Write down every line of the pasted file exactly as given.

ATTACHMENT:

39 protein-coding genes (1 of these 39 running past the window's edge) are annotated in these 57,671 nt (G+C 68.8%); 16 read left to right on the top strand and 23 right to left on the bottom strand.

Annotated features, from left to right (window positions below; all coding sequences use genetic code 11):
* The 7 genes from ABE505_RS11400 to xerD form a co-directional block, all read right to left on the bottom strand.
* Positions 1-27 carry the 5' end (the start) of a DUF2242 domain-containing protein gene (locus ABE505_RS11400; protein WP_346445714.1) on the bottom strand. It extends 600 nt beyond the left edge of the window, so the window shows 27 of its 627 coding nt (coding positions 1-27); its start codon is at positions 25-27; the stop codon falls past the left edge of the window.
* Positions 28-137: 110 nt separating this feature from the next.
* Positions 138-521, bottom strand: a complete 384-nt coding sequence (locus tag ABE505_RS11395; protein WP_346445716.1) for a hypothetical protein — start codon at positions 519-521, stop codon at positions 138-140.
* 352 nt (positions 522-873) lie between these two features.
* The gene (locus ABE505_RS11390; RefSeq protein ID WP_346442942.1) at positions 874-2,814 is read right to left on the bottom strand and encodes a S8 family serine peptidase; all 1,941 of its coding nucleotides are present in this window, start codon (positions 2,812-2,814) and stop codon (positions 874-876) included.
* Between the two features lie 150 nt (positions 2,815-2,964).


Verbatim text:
39 protein-coding genes (1 of these 39 running past the window's edge) are annotated in these 57,671 nt (G+C 68.8%); 16 read left to right on the top strand and 23 right to left on the bottom strand.

Annotated features, from left to right (window positions below; all coding sequences use genetic code 11):
* The 7 genes from ABE505_RS11400 to xerD form a co-directional block, all read right to left on the bottom strand.
* Positions 1-27 carry the 5' end (the start) of a DUF2242 domain-containing protein gene (locus ABE505_RS11400; protein WP_346445714.1) on the bottom strand. It extends 600 nt beyond the left edge of the window, so the window shows 27 of its 627 coding nt (coding positions 1-27); its start codon is at positions 25-27; the stop codon falls past the left edge of the window.
* Positions 28-137: 110 nt separating this feature from the next.
* Positions 138-521, bottom strand: a complete 384-nt coding sequence (locus tag ABE505_RS11395; protein WP_346445716.1) for a hypothetical protein — start codon at positions 519-521, stop codon at positions 138-140.
* 352 nt (positions 522-873) lie between these two features.
* The gene (locus ABE505_RS11390; RefSeq protein ID WP_346442942.1) at positions 874-2,814 is read right to left on the bottom strand and encodes a S8 family serine peptidase; all 1,941 of its coding nucleotides are present in this window, start codon (positions 2,812-2,814) and stop codon (positions 874-876) included.
* Between the two features lie 150 nt (positions 2,815-2,964).